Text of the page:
Lammual was packed to its full capacity as a huge crowd turned up to witness the match that was more than just an ordinary match. Lammual became a battlefield where the Mizo soldiers would try to prove their worth among the people who refused to acknowledge them as their equals. The intensity with which this match was anticipated can be summed up in these words by Jemadar Bawichhunga, the first Junior Commissioned Officer among the Mizos, 'If anyone of us sustains injuries during the match, money will be collected for necessary treatments at the hospital in Shillong.'
As the match kicked off on the muddy pitch, the Mizo team played with all the ferocity the game allowed. Determined to win the match, they went both after the ball and their opponents. Though the opponent team displayed superior skills, it did not deter the Mizo soldiers, who eventually scored the first goal of the match in the second half, making the spectators erupt into a thunderous applaud under heavy rainfall. The goal scored by Hmuia was followed by Thangchhinga’s goal. The opponent team, which mainly consisted of Gorkha soldiers, fought back and scored a goal too but the match ended in favour of the Mizo soldiers and the thousands of spectators gathered there were brimming with pride as they cheered for the Mizo soldiers.
The climactic moment came when the Inspector General of Police handed over the shield to the victors and declared, 'Only the Gorkha bravery has been talked about until now, but the Mizos have proved that they are braver.' He then told the crowd that fifty Mizo soldiers would be recruited by the Assam Rifles as the day’s event had proved the Mizos deserving. In retrospect, it is not surprising that the Mizos had conquered hearts through football just as they continue to do so today.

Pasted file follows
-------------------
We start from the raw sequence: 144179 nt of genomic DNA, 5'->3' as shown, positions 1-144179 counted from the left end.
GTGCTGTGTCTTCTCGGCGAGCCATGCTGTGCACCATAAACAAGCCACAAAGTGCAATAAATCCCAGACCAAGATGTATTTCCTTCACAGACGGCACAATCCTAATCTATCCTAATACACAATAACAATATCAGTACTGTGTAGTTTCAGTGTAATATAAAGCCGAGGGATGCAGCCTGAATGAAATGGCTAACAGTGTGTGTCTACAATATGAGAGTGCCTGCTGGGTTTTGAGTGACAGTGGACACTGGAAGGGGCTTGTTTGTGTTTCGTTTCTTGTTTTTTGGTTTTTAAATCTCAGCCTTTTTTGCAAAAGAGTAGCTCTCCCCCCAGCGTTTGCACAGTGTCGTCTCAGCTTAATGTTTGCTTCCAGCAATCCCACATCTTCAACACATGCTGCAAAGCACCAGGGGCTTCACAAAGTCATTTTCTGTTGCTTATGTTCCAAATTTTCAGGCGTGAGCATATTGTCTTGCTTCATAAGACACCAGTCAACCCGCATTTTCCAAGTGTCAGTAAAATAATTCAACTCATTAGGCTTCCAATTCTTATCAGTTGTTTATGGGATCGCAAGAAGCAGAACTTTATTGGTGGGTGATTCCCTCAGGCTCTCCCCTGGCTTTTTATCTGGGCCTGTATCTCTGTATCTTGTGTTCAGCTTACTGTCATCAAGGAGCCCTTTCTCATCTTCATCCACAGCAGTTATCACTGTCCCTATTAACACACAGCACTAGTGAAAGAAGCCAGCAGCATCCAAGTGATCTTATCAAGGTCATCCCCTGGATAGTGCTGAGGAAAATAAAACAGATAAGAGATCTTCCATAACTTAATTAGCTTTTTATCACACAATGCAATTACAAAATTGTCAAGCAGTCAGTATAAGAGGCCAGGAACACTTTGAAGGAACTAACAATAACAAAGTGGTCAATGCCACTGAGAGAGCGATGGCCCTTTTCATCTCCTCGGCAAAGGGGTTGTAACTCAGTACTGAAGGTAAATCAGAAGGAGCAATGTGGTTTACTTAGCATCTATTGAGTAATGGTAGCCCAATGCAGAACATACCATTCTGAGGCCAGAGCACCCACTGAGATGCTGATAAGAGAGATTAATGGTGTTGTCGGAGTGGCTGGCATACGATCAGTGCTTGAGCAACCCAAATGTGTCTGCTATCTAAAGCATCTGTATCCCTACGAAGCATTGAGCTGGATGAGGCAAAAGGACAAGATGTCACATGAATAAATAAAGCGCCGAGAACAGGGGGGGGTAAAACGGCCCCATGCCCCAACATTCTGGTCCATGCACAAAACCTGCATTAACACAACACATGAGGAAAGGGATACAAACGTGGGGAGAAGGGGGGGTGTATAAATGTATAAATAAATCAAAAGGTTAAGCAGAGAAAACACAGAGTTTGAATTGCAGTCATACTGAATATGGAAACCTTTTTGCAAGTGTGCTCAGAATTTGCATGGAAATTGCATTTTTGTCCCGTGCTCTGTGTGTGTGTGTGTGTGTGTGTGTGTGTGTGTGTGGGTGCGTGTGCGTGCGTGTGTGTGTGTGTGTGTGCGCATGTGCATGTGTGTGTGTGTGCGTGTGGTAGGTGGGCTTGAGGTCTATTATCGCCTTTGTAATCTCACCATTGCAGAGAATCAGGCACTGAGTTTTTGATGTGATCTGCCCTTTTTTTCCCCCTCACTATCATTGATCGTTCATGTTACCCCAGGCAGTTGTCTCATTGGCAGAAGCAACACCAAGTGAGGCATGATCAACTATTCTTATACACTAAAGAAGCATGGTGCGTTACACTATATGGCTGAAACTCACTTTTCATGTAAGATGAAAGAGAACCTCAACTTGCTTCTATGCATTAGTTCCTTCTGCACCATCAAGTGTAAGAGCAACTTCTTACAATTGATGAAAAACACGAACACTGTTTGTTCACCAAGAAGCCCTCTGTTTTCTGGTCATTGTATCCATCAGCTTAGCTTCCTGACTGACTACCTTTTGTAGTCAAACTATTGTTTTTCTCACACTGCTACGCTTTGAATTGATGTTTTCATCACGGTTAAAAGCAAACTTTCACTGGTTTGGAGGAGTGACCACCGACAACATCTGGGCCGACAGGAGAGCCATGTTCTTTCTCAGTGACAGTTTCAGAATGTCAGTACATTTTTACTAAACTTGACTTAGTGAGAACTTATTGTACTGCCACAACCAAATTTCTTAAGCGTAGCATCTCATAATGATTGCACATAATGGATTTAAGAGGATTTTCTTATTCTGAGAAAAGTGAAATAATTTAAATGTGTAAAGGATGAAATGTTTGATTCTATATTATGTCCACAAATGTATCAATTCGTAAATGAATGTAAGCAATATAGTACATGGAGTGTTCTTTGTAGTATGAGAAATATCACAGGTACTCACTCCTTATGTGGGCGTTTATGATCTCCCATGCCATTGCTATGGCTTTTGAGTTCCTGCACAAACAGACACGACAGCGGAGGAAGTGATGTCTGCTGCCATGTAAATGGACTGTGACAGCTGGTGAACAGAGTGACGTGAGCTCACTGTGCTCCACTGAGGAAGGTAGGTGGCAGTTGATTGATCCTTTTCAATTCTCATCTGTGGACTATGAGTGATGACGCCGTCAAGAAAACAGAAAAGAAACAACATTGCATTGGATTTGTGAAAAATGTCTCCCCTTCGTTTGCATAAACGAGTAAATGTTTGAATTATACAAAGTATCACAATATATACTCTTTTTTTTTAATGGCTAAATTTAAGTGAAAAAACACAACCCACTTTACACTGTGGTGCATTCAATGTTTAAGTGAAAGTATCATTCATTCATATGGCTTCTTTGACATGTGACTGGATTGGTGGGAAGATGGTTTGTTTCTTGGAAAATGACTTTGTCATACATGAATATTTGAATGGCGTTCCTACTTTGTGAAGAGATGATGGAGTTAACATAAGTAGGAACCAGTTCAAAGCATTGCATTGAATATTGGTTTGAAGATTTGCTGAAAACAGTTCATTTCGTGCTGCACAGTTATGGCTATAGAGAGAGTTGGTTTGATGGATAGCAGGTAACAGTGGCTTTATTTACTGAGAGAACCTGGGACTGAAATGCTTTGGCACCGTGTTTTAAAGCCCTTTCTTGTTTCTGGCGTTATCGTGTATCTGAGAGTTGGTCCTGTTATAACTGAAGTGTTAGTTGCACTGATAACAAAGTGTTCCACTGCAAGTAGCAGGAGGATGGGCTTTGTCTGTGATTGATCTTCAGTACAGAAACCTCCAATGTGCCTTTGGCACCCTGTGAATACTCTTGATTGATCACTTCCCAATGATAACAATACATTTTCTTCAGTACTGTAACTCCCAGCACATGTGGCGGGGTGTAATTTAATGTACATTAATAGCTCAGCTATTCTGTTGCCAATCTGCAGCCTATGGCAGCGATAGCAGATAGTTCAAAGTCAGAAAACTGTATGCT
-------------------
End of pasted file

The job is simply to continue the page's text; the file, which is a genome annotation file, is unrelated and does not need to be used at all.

As more attention was paid towards establishing a semblance of professionalism in sports, the year 1945 saw the birth of Aijal[ii] Sports Association (ASA) which dwindled away by 1952 due to the lack of proper infrastructure and funds. In 1954, Mr Lalsangliana along wit H.K. Bawihchhuaka, Lalhmingthanga and a few other partisans reinstated the Aijal Sports Association. This renewed the fervour that had never really faded and was a huge boost for the sporting community of Mizoram, particularly for the footballers. The association further popularised the game, and paved way for footballers, even with political turmoil hindering the progress of the game. The ASA sent 15 players to represent the Lushai District in the Inter District Football Tournament hosted by Silchar in 1957. The current Chief Minister of Mizoram, Lal Thanhawla, was among the players who represented the district.